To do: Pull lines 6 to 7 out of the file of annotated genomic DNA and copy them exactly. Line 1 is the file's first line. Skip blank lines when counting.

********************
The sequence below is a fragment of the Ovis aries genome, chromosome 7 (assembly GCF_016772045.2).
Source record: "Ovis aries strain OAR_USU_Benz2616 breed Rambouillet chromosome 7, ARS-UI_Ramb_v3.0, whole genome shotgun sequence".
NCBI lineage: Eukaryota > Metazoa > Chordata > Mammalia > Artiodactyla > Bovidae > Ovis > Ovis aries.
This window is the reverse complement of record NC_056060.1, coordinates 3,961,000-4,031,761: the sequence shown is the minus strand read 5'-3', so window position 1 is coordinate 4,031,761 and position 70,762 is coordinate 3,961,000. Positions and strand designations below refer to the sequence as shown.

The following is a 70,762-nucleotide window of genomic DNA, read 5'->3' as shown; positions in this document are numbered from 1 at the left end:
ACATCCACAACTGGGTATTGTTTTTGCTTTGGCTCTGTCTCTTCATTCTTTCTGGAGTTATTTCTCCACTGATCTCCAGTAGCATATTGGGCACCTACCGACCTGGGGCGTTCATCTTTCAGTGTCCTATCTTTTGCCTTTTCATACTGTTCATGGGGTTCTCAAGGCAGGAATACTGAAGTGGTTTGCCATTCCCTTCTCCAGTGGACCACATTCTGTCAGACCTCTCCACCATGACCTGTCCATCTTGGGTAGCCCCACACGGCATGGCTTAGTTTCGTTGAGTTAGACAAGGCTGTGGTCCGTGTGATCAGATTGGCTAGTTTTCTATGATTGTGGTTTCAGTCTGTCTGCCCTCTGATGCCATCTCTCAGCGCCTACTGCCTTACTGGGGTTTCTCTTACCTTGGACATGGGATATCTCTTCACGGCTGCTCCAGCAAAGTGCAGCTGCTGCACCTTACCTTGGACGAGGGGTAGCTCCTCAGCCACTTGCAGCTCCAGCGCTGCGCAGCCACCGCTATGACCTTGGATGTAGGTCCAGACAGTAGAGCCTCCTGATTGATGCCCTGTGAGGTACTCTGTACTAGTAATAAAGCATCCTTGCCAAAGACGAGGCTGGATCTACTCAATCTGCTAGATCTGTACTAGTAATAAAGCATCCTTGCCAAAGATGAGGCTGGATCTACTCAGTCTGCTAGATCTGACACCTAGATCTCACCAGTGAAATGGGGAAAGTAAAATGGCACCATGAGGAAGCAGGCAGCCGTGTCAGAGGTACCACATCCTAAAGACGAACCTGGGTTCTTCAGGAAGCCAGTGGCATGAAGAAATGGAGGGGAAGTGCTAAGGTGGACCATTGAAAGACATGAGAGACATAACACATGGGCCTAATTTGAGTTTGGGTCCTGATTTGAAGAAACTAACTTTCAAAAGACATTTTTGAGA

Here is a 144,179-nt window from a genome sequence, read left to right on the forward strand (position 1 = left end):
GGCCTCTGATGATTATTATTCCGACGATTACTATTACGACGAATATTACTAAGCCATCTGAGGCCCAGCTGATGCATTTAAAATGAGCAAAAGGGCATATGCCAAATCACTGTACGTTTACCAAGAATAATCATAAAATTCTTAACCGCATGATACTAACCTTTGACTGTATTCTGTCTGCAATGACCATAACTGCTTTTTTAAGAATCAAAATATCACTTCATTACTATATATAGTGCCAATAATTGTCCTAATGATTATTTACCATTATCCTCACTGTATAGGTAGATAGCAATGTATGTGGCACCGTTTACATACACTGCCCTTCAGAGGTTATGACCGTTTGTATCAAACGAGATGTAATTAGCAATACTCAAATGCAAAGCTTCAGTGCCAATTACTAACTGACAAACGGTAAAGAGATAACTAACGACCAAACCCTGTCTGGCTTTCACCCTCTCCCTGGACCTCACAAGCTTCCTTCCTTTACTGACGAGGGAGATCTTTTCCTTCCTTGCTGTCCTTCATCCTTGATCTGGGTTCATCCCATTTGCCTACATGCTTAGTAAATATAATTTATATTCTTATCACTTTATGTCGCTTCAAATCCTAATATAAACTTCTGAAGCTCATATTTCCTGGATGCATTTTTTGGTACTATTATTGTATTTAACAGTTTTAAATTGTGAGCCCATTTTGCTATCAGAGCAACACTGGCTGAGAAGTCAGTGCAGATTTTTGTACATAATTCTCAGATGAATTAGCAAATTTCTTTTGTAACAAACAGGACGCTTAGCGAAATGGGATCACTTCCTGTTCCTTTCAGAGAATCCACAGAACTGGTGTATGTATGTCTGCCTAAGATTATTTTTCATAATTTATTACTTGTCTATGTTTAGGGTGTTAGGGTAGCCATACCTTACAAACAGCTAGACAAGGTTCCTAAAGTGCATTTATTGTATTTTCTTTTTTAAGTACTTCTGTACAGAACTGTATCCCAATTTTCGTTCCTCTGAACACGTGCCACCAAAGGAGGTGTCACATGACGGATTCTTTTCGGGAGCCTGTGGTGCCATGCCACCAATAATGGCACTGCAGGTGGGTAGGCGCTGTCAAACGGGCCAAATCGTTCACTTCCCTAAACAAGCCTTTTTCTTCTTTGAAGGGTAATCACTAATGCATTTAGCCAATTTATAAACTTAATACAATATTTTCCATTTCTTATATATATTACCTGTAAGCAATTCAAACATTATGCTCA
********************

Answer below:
ACATCCACAACTGGGTATTGTTTTTGCTTTGGCTCTGTCTCTTCATTCTTTCTGGAGTTATTTCTCCACTGATCTCCAGTAGCATATTGGGCACCTACCGACCTGGGGCGTTCATCTTTCAGTGTCCTATCTTTTGCCTTTTCATACTGTTCATGGGGTTCTCAAGGCAGGAATACTGAAGTGGTTTGCCATTCCCTTCTCCAGTGGACCACATTCTGTCAGACCTCTCCACCATGACCTGTCCATCTTGGGTAGCCCCACACGGCATGGCTTAGTTTCGTTGAGTTAGACAAGGCTGTGGTCCGTGTGATCAGATTGGCTAGTTTTCTATGATTGTGGTTTCAGTCTGTCTGCCCTCTGATGCCATCTCTCAGCGCCTACTGCCTTACTGGGGTTTCTCTTACCTTGGACATGGGATATCTCTTCACGGCTGCTCCAGCAAAGTGCAGCTGCTGCACCTTACCTTGGACGAGGGGTAGCTCCTCAGCCACTTGCAGCTCCAGCGCTGCGCAGCCACCGCTATGACCTTGGATGTAGGTCCAGACAGTAGAGCCTCCTGATTGATGCCCTGTGAGGTACTCTGTACTAGTAATAAAGCATCCTTGCCAAAGACGAGGCTGGATCTACTCAATCTGCTAGATCTGTACTAGTAATAAAGCATCCTTGCCAAAGATGAGGCTGGATCTACTCAGTCTGCTAGATCTGACACCTAGATCTCACCAGTGAAATGGGGAAAGTAAAATGGCACCATGAGGAAGCAGGCAGCCGTGTCAGAGGTACCACATCCTAAAGACGAACCTGGGTTCTTCAGGAAGCCAGTGGCATGAAGAAATGGAGGGGAAGTGCTAAGGTGGACCATTGAAAGACATGAGAGACATAACACATGGGCCTAATTTGAGTTTGGGTCCTGATTTGAAGAAACTAACTTTCAAAAGACATTTTTGAGA

Here is a 144,179-nt window from a genome sequence, read left to right on the forward strand (position 1 = left end):